The Bible tells us that we are all sinners. I don’t think universal sinfulness is any sort of new revelation. No kidding.
But the Bible has a point to make about the fact we are all guilty before God–Don’t judge too harshly, consider your own faults before dealing with others, and lighten up would ya?
No really. That’s one of the main points. Consider:
Ecclesiastes 7:20, proof text extraordinaire for this subject, says, “For there is not a just man upon earth, that doeth good, and sinneth not.”
“Also take no heed unto all words that are spoken; lest thou hear thy servant curse thee: For oftentimes also thine own heart knoweth that thou thyself likewise hast cursed others.”
Since we are all sinners, you must regret some things you have said or done. Therefore, take it easy on others who probably regret what they just said or did that is currently offending you.
Sin is bad. We’re not supposed to do it. But the Bible seems pretty consistent on the fact that we must learn to coexist with sin. We’re not to make peace with sin in our own lives, we are to battle it. This battle WITH OUR OWN SIN should produce humility.
You know you are fighting your own sin seriously when you are humbled enough to lighten up on the sins of others.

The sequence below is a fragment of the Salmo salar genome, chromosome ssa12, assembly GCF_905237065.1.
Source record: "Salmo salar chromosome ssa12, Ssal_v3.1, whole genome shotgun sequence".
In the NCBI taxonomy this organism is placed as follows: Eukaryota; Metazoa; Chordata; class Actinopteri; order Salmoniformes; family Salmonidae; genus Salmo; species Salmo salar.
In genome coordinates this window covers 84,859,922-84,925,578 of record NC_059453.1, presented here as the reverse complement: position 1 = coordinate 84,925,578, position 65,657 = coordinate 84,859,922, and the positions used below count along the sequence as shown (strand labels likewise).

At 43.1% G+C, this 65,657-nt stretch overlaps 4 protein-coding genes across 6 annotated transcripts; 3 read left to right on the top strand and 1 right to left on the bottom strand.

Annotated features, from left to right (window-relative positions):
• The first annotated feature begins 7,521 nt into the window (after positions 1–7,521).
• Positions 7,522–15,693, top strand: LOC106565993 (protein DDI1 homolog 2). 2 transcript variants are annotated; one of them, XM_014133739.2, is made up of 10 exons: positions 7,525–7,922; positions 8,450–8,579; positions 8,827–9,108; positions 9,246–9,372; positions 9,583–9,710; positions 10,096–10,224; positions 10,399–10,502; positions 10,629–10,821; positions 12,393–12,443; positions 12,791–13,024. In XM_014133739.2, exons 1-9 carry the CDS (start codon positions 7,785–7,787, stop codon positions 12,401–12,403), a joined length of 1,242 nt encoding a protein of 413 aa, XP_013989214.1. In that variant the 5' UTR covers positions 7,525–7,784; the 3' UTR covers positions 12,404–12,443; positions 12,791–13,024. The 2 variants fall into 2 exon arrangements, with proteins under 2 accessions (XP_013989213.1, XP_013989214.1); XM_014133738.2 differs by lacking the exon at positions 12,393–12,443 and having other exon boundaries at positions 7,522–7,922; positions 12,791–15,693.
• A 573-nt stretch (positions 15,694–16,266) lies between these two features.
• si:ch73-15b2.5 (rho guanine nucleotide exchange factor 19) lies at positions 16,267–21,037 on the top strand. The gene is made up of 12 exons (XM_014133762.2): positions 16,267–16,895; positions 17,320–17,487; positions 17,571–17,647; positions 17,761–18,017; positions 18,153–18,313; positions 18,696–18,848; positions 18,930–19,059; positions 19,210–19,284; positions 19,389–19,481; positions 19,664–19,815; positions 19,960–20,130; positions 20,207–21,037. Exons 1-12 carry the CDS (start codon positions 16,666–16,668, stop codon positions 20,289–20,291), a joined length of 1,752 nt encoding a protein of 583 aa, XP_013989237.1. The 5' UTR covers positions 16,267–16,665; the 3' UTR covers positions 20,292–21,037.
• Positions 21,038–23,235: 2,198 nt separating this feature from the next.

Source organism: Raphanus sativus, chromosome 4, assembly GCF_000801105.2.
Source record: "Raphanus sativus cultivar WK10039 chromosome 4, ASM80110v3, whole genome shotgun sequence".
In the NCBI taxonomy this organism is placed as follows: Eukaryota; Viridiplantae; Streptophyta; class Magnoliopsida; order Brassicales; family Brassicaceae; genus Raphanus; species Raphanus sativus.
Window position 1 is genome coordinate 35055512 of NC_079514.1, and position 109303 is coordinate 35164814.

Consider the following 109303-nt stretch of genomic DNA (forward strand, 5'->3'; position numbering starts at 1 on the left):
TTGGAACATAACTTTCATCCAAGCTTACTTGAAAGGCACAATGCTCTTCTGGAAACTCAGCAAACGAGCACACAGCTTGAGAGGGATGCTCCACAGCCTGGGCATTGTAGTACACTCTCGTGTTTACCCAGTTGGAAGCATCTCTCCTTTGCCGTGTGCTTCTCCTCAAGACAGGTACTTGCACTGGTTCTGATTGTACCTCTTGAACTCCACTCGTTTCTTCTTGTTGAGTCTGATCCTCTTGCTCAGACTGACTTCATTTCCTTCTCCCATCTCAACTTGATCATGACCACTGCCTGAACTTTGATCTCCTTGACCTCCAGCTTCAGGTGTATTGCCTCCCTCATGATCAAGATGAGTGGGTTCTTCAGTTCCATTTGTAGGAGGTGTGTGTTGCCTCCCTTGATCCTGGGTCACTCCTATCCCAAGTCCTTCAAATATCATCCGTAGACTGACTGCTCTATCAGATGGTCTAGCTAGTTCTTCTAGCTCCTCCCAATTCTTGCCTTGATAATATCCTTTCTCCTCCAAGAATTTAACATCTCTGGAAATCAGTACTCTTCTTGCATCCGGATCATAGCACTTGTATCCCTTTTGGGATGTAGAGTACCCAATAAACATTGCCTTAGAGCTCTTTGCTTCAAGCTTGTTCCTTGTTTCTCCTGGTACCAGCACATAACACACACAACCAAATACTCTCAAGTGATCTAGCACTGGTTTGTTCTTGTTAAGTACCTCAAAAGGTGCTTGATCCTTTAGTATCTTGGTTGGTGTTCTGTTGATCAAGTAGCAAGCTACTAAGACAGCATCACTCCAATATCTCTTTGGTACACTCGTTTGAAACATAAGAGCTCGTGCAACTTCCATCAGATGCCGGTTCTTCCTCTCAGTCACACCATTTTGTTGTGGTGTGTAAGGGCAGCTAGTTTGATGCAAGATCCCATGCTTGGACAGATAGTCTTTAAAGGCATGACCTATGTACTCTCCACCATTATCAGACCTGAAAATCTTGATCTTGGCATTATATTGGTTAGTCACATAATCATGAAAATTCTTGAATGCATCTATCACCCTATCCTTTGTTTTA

Jesus is our ultimate example. He just didn’t seem to have a problem with the awful sins of sinners. He mostly had a problem with people who had a problem with other people’s sins–Pharisees, scribes, elders, “judgmental, self-righteous church people.”
We should learn from all this. The Church should be a place where we’ve learned our lesson and been humbled sufficiently.
Yet the Church seems to major on hammering the sins of others. We’re offended at everything. One person says one thing just a little bit off on Facebook and we must set them right with all the self-righteous verbiage at our disposal.
Good night people! Have you never said anything a little bit off where maybe you can ease up a bit?
The Bible says when we judge others, God will use the same standard to judge us. That should make us never open our mouths again. Ever.
Instead we can’t keep the gaping hole shut.
If you view sin as a problem, shut up about it and fight off your own.